Drift deposits of glacial till derived from the last ice-age have accumulated on the lower slopes of Red Screes, and on the top of the ridge.[6]

Mining and quarrying[edit]

Kirkstone Quarry (named Pets Quarry on Ordnance Survey maps) is prominent on the southeast side of Red Screes, below Kirkstone Pass. It has produced green and blue-black slate for building and architectural purposes. The quarry went into administration in 2012.[9] At present Burlington Stone markets three types of stone called Kirkstone Brathay Blue/Black, Kirkstone Sea Green and Kirkstone Silver Green.[10] Quarrying took place within the Seathwaite Fell Sandstone Formation. The green slate was formed from fine-grained sedimentary rock within that formation, which was later metamorphosed to form slate.[8]

The remains of a small quarry on the western slopes of the fell can still be seen. This was used to extract stones for wall-building, and even the remains of a sled-track exist, leading down to a series of field walls in Scandale.[3]

There is evidence of mining in Caiston Glen, with the mouth of a level opening about halfway up the beck. This was an unsuccessful trial for lead and extends about 80 ft into the fellside. There is a further small working nearby.[11]

There are also the remains of a trial for copper on the eastern flank, a 120 ft level being driven into the fell from close to the modern road.[11]

Names[edit]

Red Screes is an example of a fell which has taken the name of one of its sides.[12] The screes which cover the steep eastern slopes above the Kirkstone Pass appear to have a reddish colouration.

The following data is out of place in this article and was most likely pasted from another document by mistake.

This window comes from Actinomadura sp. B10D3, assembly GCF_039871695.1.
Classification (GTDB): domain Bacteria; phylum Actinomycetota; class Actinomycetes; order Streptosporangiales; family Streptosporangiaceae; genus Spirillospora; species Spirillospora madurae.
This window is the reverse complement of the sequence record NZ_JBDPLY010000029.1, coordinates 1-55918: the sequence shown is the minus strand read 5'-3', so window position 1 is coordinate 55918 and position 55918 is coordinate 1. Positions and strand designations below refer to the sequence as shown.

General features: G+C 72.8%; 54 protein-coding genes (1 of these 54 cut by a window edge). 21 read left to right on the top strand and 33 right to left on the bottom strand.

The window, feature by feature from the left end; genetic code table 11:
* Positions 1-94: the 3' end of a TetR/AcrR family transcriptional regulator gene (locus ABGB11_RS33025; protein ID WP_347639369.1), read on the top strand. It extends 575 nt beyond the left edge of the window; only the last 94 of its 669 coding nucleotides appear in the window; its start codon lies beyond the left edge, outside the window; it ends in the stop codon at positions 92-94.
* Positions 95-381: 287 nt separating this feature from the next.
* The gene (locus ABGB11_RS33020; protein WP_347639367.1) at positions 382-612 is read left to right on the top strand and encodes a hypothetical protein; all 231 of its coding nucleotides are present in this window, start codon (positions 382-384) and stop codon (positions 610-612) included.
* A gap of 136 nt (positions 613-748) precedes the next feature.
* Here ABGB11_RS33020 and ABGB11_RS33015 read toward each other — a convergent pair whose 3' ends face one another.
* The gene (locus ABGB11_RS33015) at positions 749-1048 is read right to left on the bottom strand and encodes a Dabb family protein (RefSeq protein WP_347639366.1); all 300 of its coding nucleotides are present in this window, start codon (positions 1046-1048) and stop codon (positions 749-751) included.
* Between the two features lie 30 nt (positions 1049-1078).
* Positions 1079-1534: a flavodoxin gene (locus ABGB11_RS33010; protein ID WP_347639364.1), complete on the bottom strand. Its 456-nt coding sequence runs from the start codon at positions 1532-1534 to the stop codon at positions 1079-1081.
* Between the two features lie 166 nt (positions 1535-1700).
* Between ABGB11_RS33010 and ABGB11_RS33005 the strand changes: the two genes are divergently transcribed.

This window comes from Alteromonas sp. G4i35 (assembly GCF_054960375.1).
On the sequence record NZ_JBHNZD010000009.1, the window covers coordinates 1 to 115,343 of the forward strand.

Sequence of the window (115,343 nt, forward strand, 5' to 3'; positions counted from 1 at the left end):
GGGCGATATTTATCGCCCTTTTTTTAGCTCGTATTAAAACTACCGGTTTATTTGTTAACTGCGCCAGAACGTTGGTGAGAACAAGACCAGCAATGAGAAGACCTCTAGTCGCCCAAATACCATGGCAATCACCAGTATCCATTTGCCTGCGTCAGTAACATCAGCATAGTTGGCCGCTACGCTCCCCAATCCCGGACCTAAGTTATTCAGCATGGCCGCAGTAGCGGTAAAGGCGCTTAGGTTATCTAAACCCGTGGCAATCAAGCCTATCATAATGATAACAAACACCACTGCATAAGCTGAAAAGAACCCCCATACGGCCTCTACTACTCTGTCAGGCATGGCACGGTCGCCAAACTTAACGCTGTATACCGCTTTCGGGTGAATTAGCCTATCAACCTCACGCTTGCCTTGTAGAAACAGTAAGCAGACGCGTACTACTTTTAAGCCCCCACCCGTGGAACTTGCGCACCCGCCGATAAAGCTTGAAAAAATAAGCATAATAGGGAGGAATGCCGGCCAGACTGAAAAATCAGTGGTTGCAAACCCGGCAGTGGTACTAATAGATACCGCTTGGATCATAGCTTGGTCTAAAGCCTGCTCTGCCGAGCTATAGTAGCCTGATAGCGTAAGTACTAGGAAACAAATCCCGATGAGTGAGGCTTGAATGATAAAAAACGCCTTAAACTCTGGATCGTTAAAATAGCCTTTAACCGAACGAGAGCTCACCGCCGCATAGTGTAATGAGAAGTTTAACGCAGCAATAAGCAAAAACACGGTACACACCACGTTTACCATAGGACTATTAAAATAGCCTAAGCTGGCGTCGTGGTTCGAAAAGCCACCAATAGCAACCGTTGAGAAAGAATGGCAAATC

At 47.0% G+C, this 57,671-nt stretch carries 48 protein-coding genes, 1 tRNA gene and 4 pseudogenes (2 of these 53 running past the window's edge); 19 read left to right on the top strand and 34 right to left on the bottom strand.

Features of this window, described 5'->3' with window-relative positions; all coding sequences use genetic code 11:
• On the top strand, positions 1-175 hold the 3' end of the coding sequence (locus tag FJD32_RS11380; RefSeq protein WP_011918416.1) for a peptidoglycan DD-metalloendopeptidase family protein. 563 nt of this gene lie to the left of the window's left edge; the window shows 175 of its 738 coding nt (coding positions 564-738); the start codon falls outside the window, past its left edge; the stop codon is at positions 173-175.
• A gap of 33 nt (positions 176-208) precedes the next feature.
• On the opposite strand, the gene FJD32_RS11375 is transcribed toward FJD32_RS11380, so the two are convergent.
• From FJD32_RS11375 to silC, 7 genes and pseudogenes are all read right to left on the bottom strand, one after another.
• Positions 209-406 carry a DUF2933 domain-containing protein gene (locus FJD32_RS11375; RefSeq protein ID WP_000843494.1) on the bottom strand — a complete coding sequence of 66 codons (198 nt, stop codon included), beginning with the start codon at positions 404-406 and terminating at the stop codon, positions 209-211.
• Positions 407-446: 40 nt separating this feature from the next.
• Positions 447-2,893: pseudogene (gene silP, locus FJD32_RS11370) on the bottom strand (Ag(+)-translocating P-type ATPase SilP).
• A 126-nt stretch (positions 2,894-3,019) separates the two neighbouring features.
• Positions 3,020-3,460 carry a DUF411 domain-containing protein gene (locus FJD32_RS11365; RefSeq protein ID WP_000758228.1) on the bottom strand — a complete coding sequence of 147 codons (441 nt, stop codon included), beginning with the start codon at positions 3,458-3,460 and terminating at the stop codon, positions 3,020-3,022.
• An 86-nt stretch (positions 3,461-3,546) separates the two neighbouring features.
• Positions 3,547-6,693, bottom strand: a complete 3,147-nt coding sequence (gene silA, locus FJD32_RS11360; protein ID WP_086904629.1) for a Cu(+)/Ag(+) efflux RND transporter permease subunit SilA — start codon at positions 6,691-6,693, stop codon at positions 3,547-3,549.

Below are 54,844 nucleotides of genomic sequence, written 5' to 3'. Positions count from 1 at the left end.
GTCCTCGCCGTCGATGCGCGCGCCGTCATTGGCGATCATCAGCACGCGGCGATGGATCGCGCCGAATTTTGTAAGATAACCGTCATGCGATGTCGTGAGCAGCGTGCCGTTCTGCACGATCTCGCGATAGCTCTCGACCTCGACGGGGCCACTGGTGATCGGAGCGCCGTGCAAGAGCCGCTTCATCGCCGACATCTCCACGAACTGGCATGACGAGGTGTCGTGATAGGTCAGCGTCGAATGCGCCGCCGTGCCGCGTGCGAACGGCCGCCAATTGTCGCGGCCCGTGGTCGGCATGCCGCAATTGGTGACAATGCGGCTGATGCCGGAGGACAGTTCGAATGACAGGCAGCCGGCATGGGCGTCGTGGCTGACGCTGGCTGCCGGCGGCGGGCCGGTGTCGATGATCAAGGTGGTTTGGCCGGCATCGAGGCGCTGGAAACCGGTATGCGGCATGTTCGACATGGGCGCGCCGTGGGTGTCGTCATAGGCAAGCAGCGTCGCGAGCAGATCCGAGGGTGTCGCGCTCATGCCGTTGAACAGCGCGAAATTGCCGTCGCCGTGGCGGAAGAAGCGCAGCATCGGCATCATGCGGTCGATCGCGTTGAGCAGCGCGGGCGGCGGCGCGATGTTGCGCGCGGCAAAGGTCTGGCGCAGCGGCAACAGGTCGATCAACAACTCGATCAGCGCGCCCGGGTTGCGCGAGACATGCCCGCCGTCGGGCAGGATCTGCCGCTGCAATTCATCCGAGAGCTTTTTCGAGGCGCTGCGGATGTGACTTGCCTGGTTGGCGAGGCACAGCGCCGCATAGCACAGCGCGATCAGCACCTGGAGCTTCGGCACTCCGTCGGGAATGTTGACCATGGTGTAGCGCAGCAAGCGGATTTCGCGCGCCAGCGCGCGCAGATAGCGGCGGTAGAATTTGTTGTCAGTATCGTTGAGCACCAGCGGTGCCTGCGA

Snarker Pike is probably "snake peak" from Old English snaca, a snake, plus pike. In 1764 its name was recorded as Snake Pike. Originally it may have been Snake How (from snaca plus dialect how(e), a hill or mound), which became contracted to Snarker and then had "pike" added.[12] It seems strange that this hill should be associated with snakes,[13] though adders are not uncommon in the Lake District. Pike is a dialect work for a peak or summit, from either Old English pīc or Old Norse pík. This is frequently used for the summit of a fell, and then for the fell itself. Some of these names are ancient, but many are more modern.[12]:414

Middle Dodd is the central of the three dodds as seen from Hartsop Hall: (Low) Hartsop Dodd, Middle Dodd and High Hartsop Dodd. These names have nothing to do with relative heights but with their positions in the valley.[13] Dod or dodd is a dialect word of unknown origin, but common in hill names in the Lake District and the Scottish Borders for bare rounded summits, either free standing or subsidiary shoulders to higher neighbours. [12]:396 [14]